However, conferencing and consensus building do provide guard rails to ensure that we remain faithful to the Spirit of the law at times when the letter of the law doesn’t speak as precisely to a contemporary context as it may have in a previous one.  

The fundamentalist Christian (Not that there’s anything wrong with that) approach of the WCA to “Biblical authority” does not allow as much space for these conferencing and consensus building conversations.  For them the end of the discussion is the Bible text itself, or the “orthodox” (or most commonly held) beliefs of the last 2000 years of Christianity; as the permanent and unmoving rule of faith and final word in all matters.  

By contrast, you might say that in the Holy Conferencing of United Methodism, they are the starting point in all matters.

So How Does This Apply to LGBTQ Inclusion?

The practice of conferencing implies trust that the Holy Spirit speaks through the gathered community.  As United Methodists prayerfully, humbly gather together to study the Scriptures and discern how to apply them in the situations that arise using resources such as reason, tradition, and experience; we trust that a consensus is evidence of the Spirit speaking to us.  A lack of consensus means that there’s more listening, praying, studying, and conferencing to do.

At times this process has revealed that applications of Scripture made in years past have not called for the same application in the present day.  There was a time when slavery was endorsed from Methodist pulpits using the Bible.  There was a time when God’s call upon Israel to cleanse Canaan of all the other nations and not intermarry with them was applied to mean that schools should remain segregated.  There was a time when Paul’s words that “women should be silent” were interpreted to mean women were not allowed to be ordained to preach the Gospel.

And it’s okay that the Bible says those things. It wasn’t the responsibility of the people who wrote the various books of the Bible to write them in a way that would speak to me perfectly in 2022. They were writing to a specific group of people at a specific time in a specific place. It is my responsibility to read those words, study them, work to understand the time from which they came, and then discern, in cooperation with others, how to apply those words in a way that bears fruit today.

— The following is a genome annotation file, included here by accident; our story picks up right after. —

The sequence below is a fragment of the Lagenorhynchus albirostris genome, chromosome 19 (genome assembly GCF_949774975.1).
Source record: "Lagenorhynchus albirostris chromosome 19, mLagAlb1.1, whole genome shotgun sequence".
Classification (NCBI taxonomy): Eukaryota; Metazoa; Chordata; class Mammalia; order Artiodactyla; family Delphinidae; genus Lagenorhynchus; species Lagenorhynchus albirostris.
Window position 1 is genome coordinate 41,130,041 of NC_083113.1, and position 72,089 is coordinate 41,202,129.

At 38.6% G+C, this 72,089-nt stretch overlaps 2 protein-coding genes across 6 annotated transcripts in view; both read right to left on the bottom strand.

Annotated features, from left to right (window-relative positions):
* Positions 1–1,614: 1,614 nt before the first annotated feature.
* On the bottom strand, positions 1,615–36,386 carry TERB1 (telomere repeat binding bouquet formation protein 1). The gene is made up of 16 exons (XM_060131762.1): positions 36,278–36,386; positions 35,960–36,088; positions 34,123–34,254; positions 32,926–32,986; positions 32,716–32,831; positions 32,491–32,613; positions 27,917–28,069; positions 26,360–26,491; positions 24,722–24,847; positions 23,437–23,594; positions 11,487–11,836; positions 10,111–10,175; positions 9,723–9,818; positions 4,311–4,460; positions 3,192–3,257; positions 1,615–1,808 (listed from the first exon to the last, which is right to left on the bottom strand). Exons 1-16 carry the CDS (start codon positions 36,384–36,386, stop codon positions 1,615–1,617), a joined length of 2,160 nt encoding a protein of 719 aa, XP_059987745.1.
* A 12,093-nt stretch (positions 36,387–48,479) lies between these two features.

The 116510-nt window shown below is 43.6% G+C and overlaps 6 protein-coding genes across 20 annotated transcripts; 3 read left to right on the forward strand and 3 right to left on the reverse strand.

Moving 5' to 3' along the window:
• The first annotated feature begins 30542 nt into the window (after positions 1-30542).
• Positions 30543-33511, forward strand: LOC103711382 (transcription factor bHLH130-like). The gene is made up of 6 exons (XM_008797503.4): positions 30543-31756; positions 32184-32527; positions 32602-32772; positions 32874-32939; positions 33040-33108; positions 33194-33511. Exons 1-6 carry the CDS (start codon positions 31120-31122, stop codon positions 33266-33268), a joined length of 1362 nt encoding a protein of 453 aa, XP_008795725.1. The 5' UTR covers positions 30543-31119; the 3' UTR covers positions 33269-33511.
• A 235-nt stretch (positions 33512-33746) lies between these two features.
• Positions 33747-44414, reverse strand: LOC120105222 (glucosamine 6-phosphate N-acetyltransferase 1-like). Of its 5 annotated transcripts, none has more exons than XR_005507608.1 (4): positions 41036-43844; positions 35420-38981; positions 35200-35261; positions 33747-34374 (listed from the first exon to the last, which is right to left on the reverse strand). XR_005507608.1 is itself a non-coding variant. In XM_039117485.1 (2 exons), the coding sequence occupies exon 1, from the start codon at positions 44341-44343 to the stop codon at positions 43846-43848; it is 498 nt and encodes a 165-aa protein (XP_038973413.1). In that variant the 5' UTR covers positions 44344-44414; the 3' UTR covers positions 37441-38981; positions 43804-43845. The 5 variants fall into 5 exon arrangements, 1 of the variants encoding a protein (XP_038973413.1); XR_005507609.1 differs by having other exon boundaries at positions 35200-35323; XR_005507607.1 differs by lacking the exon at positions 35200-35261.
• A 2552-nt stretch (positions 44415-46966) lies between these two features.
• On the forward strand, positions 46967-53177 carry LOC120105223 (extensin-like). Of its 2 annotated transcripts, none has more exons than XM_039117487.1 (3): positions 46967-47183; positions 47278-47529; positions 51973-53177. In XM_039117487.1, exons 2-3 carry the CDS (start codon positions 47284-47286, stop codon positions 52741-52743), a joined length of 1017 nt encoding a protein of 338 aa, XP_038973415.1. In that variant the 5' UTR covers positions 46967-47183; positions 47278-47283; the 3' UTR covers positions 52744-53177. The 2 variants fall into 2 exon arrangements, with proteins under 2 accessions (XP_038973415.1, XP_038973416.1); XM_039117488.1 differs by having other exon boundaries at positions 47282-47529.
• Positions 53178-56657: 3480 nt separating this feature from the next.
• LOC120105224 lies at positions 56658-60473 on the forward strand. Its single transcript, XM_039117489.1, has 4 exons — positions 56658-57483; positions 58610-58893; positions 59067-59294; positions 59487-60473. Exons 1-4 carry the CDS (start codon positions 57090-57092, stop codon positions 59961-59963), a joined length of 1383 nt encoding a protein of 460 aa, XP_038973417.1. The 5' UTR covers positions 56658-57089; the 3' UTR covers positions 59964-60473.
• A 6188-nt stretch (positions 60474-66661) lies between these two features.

In the process of conferencing, Methodists saw that the fruit of the Holy Spirit was not produced by these applications, and therefore we changed our application so that there would be a greater measure of love, joy, peace, patience, kindness, goodness, faithfulness, gentleness, and self-control.  It isn’t always the cleanest, most efficient, easiest process, but it has forced us to do the work of listening for the voice of the Spirit together, rather than just acting on the interpretation of one or a few.

The Nature of the Debate

WCA leaders have made the point on multiple occasions that John Wesley and the other early Methodists who first gathered to conference together would never have officiated a wedding other than one between one man and one woman.  They would never have approved of a same-sex wedding being hosted at an Anglican church (That was their church affiliation, as Methodism as a seprate denomination did not exist until later.).  They never would have advocated for the ordination of a man with a husband (nor likely a woman with a wife, had they allowed the ordination of women back then).  In this WCA leaders are surely correct–I can’t imagine John Wesley even considered it for a second.  

With the Bible text and 2000 years of orthodoxy as the two sources permitted to speak on the issue regardless of the outcome, heterosexuality is the unmoving standard by which they believe all should live.

In United Methodism, the Bible text, 2000 years of orthodoxy, reason, tradition, and experience are considered in community together in order to discern which application of the Scriptures will bear the fruit of the Holy Spirit.  Once a possible course ahead is discerned, consensus building begins.

Therefore, as a result of these different approches, fundamentalist Christians (Not that there’s anything wrong with that.) have retained the belief that same-sex relationships are as bad as the authors of the Bible said they are.  By holding this line, they trust that a life of “celibacy in singleness” would yield a far better life and bear the fruit of the Holy Spirit far more than marriage would.